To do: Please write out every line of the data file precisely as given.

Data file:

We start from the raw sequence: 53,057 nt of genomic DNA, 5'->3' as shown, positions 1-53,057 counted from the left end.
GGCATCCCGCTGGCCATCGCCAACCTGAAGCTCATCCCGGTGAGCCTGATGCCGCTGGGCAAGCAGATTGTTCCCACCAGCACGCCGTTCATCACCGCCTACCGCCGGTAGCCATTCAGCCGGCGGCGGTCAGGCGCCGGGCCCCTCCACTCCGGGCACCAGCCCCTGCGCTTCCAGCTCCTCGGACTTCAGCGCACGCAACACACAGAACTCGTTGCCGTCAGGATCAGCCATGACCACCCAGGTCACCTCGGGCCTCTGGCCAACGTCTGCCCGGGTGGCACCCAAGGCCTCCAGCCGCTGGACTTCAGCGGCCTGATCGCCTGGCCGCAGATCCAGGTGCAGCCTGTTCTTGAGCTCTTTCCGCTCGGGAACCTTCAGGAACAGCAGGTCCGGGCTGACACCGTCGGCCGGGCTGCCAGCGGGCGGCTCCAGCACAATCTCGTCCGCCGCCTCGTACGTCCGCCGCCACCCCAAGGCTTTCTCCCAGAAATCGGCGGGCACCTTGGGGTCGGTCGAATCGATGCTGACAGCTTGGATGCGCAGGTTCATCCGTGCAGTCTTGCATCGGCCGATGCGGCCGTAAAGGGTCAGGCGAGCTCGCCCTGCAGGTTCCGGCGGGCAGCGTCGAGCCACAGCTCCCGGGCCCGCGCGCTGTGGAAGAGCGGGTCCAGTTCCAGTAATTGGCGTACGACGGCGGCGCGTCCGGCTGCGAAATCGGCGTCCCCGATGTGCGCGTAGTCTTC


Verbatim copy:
We start from the raw sequence: 53,057 nt of genomic DNA, 5'->3' as shown, positions 1-53,057 counted from the left end.
GGCATCCCGCTGGCCATCGCCAACCTGAAGCTCATCCCGGTGAGCCTGATGCCGCTGGGCAAGCAGATTGTTCCCACCAGCACGCCGTTCATCACCGCCTACCGCCGGTAGCCATTCAGCCGGCGGCGGTCAGGCGCCGGGCCCCTCCACTCCGGGCACCAGCCCCTGCGCTTCCAGCTCCTCGGACTTCAGCGCACGCAACACACAGAACTCGTTGCCGTCAGGATCAGCCATGACCACCCAGGTCACCTCGGGCCTCTGGCCAACGTCTGCCCGGGTGGCACCCAAGGCCTCCAGCCGCTGGACTTCAGCGGCCTGATCGCCTGGCCGCAGATCCAGGTGCAGCCTGTTCTTGAGCTCTTTCCGCTCGGGAACCTTCAGGAACAGCAGGTCCGGGCTGACACCGTCGGCCGGGCTGCCAGCGGGCGGCTCCAGCACAATCTCGTCCGCCGCCTCGTACGTCCGCCGCCACCCCAAGGCTTTCTCCCAGAAATCGGCGGGCACCTTGGGGTCGGTCGAATCGATGCTGACAGCTTGGATGCGCAGGTTCATCCGTGCAGTCTTGCATCGGCCGATGCGGCCGTAAAGGGTCAGGCGAGCTCGCCCTGCAGGTTCCGGCGGGCAGCGTCGAGCCACAGCTCCCGGGCCCGCGCGCTGTGGAAGAGCGGGTCCAGTTCCAGTAATTGGCGTACGACGGCGGCGCGTCCGGCTGCGAAATCGGCGTCCCCGATGTGCGCGTAGTCTTC